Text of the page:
By Dusty Vassey

TIFTON -- Abraham Baldwin College began its first day of classes Monday with the last annual press conference by outgoing president Mike Vollmer. After three years that have seen ABAC's campus grow in both students and buildings, Vollmer will leave his post Sept. 14.

"This is a special day for me and for the campus," said Vollmer. "For the campus, this is a new beginning."

When Vollmer leaves next month to take a job as head of the Georgia Department of Technical and Adult Education, he will leave behind a school that has reached record enrollment numbers and received numerous grants and donations for new buildings. Because of the all the money he has raised, he has been called ABAC's "$60 million man."

ABAC Public Relations Director Mike Chason described the president as "the man who has meant more to ABAC than any other" over the past three years.

During the press conference, Vollmer revealed many of the ongoing projects and plans for the school.

Groundbreaking will begin for the new Health Sciences Building in front of the Moore Building Sept. 1. A ceremony will be held at 11 a.m. The building will cost more than $5 million, around $4 million from state funds and another $1.4 million from the private sector.

The grand opening ceremony for the ABAC Place Apartments will be held at 11 a.m. Sept. 23, marking the completion of the largest housing project ever to come to an American two-year college. Even as construction teams labor to finish work on the 835-room complex, students have already filled the building. Forty more students are awaiting rooms in overflow housing at Comer Hall, making the 875 total students housed an ABAC record.

"It's great to have 835 rooms," Vollmer admitted. "It's even better to have 835 rooms rented."

The new complex brings a welcome change from traditional dorm life at ABAC. Although a part of the campus, the rooms are much more like traditional apartments with kitchens, cable television, Internet connections and most apartments featuring four bedrooms. In addition, the Town Hall has a 24-hour computer room, gym and game room for residents. Eventually, a convenience store will also open as part of the Town Hall.

Outside construction continues on the buildings and lawns of the complex, while most of the inside work has already been completed.

"There are still a lot of bugs to work out," explained Chason.

With about 3,400 students enrolled and with that figure likely to increase, Vollmer hopes that within two years the number housed on campus can rise by 200 to 300.

Other projects for the school include renovations to some of the older buildings on the campus including Tift, Lewis and Herring halls. About $1 million has been allocated to extend the pedestrian mall, the series of fountains and brick walkways that winds across much of the campus. Eventually, the mall should stretch across the entire campus.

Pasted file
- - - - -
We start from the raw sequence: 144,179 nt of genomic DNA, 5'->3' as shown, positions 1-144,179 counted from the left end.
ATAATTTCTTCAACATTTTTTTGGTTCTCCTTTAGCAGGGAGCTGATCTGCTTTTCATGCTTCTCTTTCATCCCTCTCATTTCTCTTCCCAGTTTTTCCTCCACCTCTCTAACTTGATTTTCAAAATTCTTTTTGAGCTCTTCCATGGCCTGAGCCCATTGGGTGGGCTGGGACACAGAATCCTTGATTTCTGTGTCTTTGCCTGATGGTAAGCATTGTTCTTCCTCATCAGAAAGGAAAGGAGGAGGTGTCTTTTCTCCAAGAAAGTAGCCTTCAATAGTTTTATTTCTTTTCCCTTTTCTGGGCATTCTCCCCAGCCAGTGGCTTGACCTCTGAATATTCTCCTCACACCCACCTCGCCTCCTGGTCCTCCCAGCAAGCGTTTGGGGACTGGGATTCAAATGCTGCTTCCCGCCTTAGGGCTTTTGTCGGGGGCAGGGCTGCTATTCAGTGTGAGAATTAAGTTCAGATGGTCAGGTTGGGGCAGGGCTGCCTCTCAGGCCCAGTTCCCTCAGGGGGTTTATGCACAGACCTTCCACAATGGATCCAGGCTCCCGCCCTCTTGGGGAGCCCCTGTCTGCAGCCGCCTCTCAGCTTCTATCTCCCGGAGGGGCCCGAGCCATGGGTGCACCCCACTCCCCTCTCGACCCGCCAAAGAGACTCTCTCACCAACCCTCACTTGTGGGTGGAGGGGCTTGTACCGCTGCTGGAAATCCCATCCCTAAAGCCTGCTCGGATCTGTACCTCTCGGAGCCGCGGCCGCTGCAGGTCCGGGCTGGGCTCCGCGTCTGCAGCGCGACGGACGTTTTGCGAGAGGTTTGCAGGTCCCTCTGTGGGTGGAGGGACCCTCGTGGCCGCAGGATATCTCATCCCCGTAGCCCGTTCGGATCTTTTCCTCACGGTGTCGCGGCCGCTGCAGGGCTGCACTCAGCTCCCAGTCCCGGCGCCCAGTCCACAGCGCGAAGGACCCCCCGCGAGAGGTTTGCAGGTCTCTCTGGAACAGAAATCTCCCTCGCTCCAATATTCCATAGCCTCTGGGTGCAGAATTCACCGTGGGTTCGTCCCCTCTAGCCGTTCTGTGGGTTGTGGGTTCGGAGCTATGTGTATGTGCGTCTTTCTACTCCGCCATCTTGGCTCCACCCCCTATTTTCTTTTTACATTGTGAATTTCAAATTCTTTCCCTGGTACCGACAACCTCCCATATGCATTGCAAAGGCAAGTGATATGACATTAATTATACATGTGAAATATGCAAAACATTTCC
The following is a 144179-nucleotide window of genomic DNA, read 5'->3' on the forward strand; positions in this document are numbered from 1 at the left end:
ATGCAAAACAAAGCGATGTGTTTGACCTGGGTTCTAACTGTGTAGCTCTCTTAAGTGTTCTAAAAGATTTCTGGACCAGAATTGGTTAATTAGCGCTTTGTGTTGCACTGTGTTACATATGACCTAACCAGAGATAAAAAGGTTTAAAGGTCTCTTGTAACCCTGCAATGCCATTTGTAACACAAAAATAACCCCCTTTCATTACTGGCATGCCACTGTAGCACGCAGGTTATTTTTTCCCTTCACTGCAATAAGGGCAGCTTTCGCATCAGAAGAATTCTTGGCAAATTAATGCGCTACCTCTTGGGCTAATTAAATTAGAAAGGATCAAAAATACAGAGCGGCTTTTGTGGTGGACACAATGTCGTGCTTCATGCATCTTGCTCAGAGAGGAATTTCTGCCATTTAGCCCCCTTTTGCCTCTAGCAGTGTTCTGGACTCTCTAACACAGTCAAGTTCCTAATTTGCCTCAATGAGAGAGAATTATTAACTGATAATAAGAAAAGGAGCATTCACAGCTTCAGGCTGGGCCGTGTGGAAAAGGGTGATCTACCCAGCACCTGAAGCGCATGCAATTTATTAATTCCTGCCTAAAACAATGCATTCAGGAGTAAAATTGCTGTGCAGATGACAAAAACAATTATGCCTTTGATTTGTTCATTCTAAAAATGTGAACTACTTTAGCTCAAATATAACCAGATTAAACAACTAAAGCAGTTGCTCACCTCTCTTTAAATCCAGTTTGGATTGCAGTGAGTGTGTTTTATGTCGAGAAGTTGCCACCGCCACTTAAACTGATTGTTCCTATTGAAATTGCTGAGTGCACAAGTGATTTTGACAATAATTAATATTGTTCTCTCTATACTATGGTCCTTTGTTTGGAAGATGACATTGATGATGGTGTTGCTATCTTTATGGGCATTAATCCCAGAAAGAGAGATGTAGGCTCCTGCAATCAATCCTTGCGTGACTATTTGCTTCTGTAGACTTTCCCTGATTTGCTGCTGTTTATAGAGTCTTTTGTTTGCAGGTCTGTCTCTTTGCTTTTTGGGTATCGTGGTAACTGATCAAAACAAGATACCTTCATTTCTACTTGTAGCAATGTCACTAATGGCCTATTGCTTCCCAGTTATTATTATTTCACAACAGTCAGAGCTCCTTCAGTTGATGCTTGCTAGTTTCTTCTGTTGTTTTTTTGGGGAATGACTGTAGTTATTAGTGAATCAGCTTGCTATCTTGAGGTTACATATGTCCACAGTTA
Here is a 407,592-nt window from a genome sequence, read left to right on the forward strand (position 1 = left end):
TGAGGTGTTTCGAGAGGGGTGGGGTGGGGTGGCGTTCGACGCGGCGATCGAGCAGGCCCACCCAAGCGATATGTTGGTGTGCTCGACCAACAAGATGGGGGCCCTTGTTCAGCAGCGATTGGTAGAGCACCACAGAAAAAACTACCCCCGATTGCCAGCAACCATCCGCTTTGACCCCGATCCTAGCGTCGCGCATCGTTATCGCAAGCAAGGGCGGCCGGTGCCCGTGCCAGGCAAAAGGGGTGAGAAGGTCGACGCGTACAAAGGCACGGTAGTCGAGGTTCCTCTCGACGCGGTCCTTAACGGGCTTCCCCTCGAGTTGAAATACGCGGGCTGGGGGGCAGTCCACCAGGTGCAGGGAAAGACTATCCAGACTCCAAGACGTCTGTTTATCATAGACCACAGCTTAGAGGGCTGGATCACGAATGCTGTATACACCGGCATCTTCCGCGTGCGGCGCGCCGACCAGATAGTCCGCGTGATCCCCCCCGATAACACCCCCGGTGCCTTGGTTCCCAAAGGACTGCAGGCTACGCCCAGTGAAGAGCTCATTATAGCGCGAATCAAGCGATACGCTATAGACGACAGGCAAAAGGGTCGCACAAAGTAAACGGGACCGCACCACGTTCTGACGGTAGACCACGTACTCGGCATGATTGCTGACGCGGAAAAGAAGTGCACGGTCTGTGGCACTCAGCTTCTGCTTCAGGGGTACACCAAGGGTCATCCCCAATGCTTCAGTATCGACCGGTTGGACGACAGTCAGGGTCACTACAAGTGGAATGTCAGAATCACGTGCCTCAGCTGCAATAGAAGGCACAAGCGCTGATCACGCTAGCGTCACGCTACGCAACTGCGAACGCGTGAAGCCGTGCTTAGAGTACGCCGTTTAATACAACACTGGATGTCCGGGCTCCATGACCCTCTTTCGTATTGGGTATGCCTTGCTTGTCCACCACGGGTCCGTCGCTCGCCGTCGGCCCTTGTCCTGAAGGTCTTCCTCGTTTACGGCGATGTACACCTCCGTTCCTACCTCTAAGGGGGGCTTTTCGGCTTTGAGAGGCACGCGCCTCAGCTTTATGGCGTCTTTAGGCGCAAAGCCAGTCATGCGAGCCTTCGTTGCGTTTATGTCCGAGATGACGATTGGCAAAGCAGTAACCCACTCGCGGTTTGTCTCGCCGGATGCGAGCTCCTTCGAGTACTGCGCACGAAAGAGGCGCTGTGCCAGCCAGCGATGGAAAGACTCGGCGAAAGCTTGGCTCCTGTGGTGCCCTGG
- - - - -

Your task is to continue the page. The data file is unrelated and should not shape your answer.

During the press conference Monday, Vollmer looked ahead for ABAC, even as the college will continue without him.

"What we have to do is plan for the future," he said.

He brought up many questions that the new leadership of ABAC will have to answer: "What is ABAC's mission?", "What do our students need?", and perhaps most importantly for the future of the school, "Do we need a four-year degree?"

Plans have already been proposed to create a four-year agricultural degree program at ABAC.

Perhaps the central question those at the college should be asking is who the next president of ABAC will be.

The chancellor of the University System of Georgia will declare an interim president, but as yet, none has been named, nor have any candidates been named publicly. A search committee will then be appointed to name a permanent successor to Vollmer. The committee will be composed of ABAC faculty and staff, alumni, members of the ABAC Foundation and members of the committee. In the past, this search process has taken eight to ten months, according to Chason.

"We would like it to be sooner than that," Chason said.

The ABAC community will say goodbye to Vollmer from 4 to 6 p.m. Sept. 14 at Donaldson Dining Hall. When the president was asked if he knew how much he would be missed, Vollmer reacted in his characteristically humble style.

"The reality is how bad I'm going to miss everyone," he answered.

To contact reporter Dusty Vassey, call 382-4321, ext. 208.

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